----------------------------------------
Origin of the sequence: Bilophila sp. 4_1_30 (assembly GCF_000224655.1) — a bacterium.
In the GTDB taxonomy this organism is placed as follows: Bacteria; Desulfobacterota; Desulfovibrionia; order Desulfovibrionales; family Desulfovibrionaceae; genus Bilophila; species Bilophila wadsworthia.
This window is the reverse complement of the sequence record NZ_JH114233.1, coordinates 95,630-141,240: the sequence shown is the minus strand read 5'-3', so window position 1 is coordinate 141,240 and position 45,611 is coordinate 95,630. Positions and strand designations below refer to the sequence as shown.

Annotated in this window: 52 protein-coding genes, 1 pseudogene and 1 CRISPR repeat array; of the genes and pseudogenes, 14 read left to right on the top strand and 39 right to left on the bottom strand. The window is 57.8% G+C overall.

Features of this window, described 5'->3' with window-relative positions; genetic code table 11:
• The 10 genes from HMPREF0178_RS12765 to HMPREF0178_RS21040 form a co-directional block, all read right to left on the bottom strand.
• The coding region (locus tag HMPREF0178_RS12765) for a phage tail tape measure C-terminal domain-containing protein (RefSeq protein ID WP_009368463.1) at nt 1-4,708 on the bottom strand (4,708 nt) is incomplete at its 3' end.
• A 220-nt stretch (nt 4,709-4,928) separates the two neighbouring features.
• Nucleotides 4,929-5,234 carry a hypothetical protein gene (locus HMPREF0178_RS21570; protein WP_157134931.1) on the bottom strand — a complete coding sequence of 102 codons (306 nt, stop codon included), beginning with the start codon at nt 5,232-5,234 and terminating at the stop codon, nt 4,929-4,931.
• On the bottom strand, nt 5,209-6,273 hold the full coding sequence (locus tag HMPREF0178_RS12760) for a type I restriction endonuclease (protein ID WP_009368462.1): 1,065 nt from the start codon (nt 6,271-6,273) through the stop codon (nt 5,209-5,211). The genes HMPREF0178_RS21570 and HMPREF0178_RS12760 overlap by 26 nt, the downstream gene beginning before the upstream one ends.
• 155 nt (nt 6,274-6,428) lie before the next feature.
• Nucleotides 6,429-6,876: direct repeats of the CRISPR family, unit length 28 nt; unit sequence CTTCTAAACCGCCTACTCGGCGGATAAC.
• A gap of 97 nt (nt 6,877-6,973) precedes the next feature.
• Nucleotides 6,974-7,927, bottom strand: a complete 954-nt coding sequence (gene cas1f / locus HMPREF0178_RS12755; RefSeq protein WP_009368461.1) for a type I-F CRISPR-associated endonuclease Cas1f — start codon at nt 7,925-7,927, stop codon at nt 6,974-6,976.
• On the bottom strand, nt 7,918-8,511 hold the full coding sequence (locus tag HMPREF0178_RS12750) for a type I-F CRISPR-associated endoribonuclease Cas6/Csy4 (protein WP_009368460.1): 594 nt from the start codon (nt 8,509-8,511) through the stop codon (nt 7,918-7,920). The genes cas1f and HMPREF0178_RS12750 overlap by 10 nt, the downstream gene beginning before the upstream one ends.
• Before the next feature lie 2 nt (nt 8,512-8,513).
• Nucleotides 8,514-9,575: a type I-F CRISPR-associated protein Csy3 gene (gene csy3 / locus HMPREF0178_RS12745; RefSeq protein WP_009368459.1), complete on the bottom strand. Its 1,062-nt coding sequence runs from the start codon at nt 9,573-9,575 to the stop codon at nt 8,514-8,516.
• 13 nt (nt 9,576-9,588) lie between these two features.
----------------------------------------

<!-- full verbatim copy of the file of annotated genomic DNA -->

Origin of the sequence: Bilophila sp. 4_1_30 (assembly GCF_000224655.1) — a bacterium.
In the GTDB taxonomy this organism is placed as follows: Bacteria; Desulfobacterota; Desulfovibrionia; order Desulfovibrionales; family Desulfovibrionaceae; genus Bilophila; species Bilophila wadsworthia.
This window is the reverse complement of the sequence record NZ_JH114233.1, coordinates 95,630-141,240: the sequence shown is the minus strand read 5'-3', so window position 1 is coordinate 141,240 and position 45,611 is coordinate 95,630. Positions and strand designations below refer to the sequence as shown.

Annotated in this window: 52 protein-coding genes, 1 pseudogene and 1 CRISPR repeat array; of the genes and pseudogenes, 14 read left to right on the top strand and 39 right to left on the bottom strand. The window is 57.8% G+C overall.

Features of this window, described 5'->3' with window-relative positions; genetic code table 11:
• The 10 genes from HMPREF0178_RS12765 to HMPREF0178_RS21040 form a co-directional block, all read right to left on the bottom strand.
• The coding region (locus tag HMPREF0178_RS12765) for a phage tail tape measure C-terminal domain-containing protein (RefSeq protein ID WP_009368463.1) at nt 1-4,708 on the bottom strand (4,708 nt) is incomplete at its 3' end.
• A 220-nt stretch (nt 4,709-4,928) separates the two neighbouring features.
• Nucleotides 4,929-5,234 carry a hypothetical protein gene (locus HMPREF0178_RS21570; protein WP_157134931.1) on the bottom strand — a complete coding sequence of 102 codons (306 nt, stop codon included), beginning with the start codon at nt 5,232-5,234 and terminating at the stop codon, nt 4,929-4,931.
• On the bottom strand, nt 5,209-6,273 hold the full coding sequence (locus tag HMPREF0178_RS12760) for a type I restriction endonuclease (protein ID WP_009368462.1): 1,065 nt from the start codon (nt 6,271-6,273) through the stop codon (nt 5,209-5,211). The genes HMPREF0178_RS21570 and HMPREF0178_RS12760 overlap by 26 nt, the downstream gene beginning before the upstream one ends.
• 155 nt (nt 6,274-6,428) lie before the next feature.
• Nucleotides 6,429-6,876: direct repeats of the CRISPR family, unit length 28 nt; unit sequence CTTCTAAACCGCCTACTCGGCGGATAAC.
• A gap of 97 nt (nt 6,877-6,973) precedes the next feature.
• Nucleotides 6,974-7,927, bottom strand: a complete 954-nt coding sequence (gene cas1f / locus HMPREF0178_RS12755; RefSeq protein WP_009368461.1) for a type I-F CRISPR-associated endonuclease Cas1f — start codon at nt 7,925-7,927, stop codon at nt 6,974-6,976.
• On the bottom strand, nt 7,918-8,511 hold the full coding sequence (locus tag HMPREF0178_RS12750) for a type I-F CRISPR-associated endoribonuclease Cas6/Csy4 (protein WP_009368460.1): 594 nt from the start codon (nt 8,509-8,511) through the stop codon (nt 7,918-7,920). The genes cas1f and HMPREF0178_RS12750 overlap by 10 nt, the downstream gene beginning before the upstream one ends.
• Before the next feature lie 2 nt (nt 8,512-8,513).
• Nucleotides 8,514-9,575: a type I-F CRISPR-associated protein Csy3 gene (gene csy3 / locus HMPREF0178_RS12745; RefSeq protein WP_009368459.1), complete on the bottom strand. Its 1,062-nt coding sequence runs from the start codon at nt 9,573-9,575 to the stop codon at nt 8,514-8,516.
• 13 nt (nt 9,576-9,588) lie between these two features.